Preprints
https://doi.org/10.5194/egusphere-2024-1374
https://doi.org/10.5194/egusphere-2024-1374
15 May 2024
 | 15 May 2024
Status: this preprint is open for discussion.

Impacts from cascading multi-hazards using hypergraphs: a case study from the 2015 Gorkha earthquake in Nepal

Alex Dunant, Tom R. Robinson, Alexander Logan Densmore, Nick J. Rosser, Ragindra Man Rajbhandari, Mark Kincey, Sihan Li, Prem Raj Awasthi, Max Van Wyk de Vries, Ramesh Guragain, Erin Harvey, and Simon Dadson

Abstract. This study introduces a new approach to multi-hazard risk assessment, leveraging hypergraph theory to model the interconnected risks posed by cascading natural hazards. Traditional single-hazard risk models fail to account for the complex interrelationships and compounding effects of multiple simultaneous or sequential hazards. By conceptualising risks within a hypergraph framework, our model overcomes these limitations, enabling efficient simulation of multi-hazard interactions and their impacts on infrastructure. We apply this model to the 2015 Mw 7.8 Gorkha earthquake in Nepal as a case study, demonstrating its ability to simulate the primary and secondary effects of the earthquake on buildings and roads across the whole earthquake-affected area. The model predicts the overall pattern of earthquake-induced building damage and landslide impacts, albeit with a tendency towards over-prediction. Our findings underscore the potential of the hypergraph approach for multi-hazard risk assessment, offering advances in rapid computation and scenario exploration for cascading geo-hazards. This approach could provide valuable insights for disaster risk reduction and humanitarian contingency planning, where anticipation of large-scale trends is often more important than prediction of detailed impacts.

Publisher's note: Copernicus Publications remains neutral with regard to jurisdictional claims made in the text, published maps, institutional affiliations, or any other geographical representation in this preprint. The responsibility to include appropriate place names lies with the authors.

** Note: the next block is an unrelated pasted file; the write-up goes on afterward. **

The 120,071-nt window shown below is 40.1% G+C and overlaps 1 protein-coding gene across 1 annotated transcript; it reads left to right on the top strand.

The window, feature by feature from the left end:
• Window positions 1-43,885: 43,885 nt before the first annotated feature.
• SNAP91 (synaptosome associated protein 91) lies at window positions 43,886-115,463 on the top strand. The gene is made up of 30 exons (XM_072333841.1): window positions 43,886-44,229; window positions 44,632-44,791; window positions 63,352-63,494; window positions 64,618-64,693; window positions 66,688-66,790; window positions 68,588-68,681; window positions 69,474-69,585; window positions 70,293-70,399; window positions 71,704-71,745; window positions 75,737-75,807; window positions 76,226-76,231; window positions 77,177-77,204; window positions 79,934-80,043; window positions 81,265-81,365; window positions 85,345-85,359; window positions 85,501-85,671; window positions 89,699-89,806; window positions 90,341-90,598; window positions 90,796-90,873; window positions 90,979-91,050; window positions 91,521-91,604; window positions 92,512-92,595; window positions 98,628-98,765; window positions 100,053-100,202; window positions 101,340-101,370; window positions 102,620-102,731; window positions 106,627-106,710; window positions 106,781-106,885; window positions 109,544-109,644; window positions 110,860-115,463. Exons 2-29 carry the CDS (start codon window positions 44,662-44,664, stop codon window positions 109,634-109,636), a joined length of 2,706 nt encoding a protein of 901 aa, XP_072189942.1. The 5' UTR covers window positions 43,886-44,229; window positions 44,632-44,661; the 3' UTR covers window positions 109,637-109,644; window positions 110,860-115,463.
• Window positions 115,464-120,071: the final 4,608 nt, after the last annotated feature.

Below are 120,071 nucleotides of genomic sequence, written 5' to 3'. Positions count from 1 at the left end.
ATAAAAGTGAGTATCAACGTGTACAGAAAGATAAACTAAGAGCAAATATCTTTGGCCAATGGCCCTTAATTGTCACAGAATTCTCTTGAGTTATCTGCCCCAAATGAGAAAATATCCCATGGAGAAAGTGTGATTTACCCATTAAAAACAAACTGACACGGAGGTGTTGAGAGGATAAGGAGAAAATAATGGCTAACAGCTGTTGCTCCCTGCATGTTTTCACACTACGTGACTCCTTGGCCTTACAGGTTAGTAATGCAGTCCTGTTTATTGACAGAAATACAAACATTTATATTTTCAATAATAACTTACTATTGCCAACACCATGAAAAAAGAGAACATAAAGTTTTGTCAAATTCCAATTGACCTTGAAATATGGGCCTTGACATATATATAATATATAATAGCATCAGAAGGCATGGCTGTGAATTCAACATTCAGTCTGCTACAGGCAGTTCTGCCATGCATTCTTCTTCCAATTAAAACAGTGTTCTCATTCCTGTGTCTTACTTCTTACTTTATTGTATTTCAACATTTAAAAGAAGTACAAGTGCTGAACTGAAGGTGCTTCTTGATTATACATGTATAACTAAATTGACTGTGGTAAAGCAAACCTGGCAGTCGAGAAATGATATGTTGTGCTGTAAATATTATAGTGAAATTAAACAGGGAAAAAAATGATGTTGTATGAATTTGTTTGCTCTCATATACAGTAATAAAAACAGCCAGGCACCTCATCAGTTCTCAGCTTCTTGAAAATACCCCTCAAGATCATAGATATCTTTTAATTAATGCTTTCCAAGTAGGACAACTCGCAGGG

Alex Dunant, Tom R. Robinson, Alexander Logan Densmore, Nick J. Rosser, Ragindra Man Rajbhandari, Mark Kincey, Sihan Li, Prem Raj Awasthi, Max Van Wyk de Vries, Ramesh Guragain, Erin Harvey, and Simon Dadson

Status: open (until 26 Jun 2024)

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Alex Dunant, Tom R. Robinson, Alexander Logan Densmore, Nick J. Rosser, Ragindra Man Rajbhandari, Mark Kincey, Sihan Li, Prem Raj Awasthi, Max Van Wyk de Vries, Ramesh Guragain, Erin Harvey, and Simon Dadson
Alex Dunant, Tom R. Robinson, Alexander Logan Densmore, Nick J. Rosser, Ragindra Man Rajbhandari, Mark Kincey, Sihan Li, Prem Raj Awasthi, Max Van Wyk de Vries, Ramesh Guragain, Erin Harvey, and Simon Dadson

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Short summary
Our study introduces a new method using hypergraph theory to assess risks from interconnected natural hazards. Traditional models often overlook how these hazards can interact and worsen each other's effects. By applying our method to the 2015 Nepal earthquake, we successfully demonstrated its ability to predict broad damage patterns, despite slightly overestimating impacts. Being able to anticipate the effects of complex, interconnected hazards is critical for disaster preparedness.